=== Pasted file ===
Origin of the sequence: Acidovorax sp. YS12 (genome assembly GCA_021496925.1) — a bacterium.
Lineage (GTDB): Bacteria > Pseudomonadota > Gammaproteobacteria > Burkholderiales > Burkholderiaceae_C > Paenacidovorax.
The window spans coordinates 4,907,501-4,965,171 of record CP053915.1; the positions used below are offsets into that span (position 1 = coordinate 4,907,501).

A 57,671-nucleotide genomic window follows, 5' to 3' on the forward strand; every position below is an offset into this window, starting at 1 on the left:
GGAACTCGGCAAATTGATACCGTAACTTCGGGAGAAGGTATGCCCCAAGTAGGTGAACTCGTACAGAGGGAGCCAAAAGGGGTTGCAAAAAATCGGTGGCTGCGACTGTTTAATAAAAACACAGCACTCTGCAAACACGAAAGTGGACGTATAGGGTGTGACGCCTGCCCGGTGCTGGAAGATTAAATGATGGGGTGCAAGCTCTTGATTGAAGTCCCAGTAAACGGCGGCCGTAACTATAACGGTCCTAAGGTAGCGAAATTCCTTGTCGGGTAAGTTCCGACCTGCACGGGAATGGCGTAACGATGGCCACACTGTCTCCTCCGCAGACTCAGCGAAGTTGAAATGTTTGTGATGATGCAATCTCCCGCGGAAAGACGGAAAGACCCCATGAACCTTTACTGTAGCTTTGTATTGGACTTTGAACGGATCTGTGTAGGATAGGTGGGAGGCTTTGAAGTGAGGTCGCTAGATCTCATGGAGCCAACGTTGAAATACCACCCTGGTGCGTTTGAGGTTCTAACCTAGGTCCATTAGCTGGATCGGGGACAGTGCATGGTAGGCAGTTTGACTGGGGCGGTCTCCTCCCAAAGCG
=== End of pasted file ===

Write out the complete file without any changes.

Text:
Origin of the sequence: Acidovorax sp. YS12 (genome assembly GCA_021496925.1) — a bacterium.
Lineage (GTDB): Bacteria > Pseudomonadota > Gammaproteobacteria > Burkholderiales > Burkholderiaceae_C > Paenacidovorax.
The window spans coordinates 4,907,501-4,965,171 of record CP053915.1; the positions used below are offsets into that span (position 1 = coordinate 4,907,501).

A 57,671-nucleotide genomic window follows, 5' to 3' on the forward strand; every position below is an offset into this window, starting at 1 on the left:
GGAACTCGGCAAATTGATACCGTAACTTCGGGAGAAGGTATGCCCCAAGTAGGTGAACTCGTACAGAGGGAGCCAAAAGGGGTTGCAAAAAATCGGTGGCTGCGACTGTTTAATAAAAACACAGCACTCTGCAAACACGAAAGTGGACGTATAGGGTGTGACGCCTGCCCGGTGCTGGAAGATTAAATGATGGGGTGCAAGCTCTTGATTGAAGTCCCAGTAAACGGCGGCCGTAACTATAACGGTCCTAAGGTAGCGAAATTCCTTGTCGGGTAAGTTCCGACCTGCACGGGAATGGCGTAACGATGGCCACACTGTCTCCTCCGCAGACTCAGCGAAGTTGAAATGTTTGTGATGATGCAATCTCCCGCGGAAAGACGGAAAGACCCCATGAACCTTTACTGTAGCTTTGTATTGGACTTTGAACGGATCTGTGTAGGATAGGTGGGAGGCTTTGAAGTGAGGTCGCTAGATCTCATGGAGCCAACGTTGAAATACCACCCTGGTGCGTTTGAGGTTCTAACCTAGGTCCATTAGCTGGATCGGGGACAGTGCATGGTAGGCAGTTTGACTGGGGCGGTCTCCTCCCAAAGCG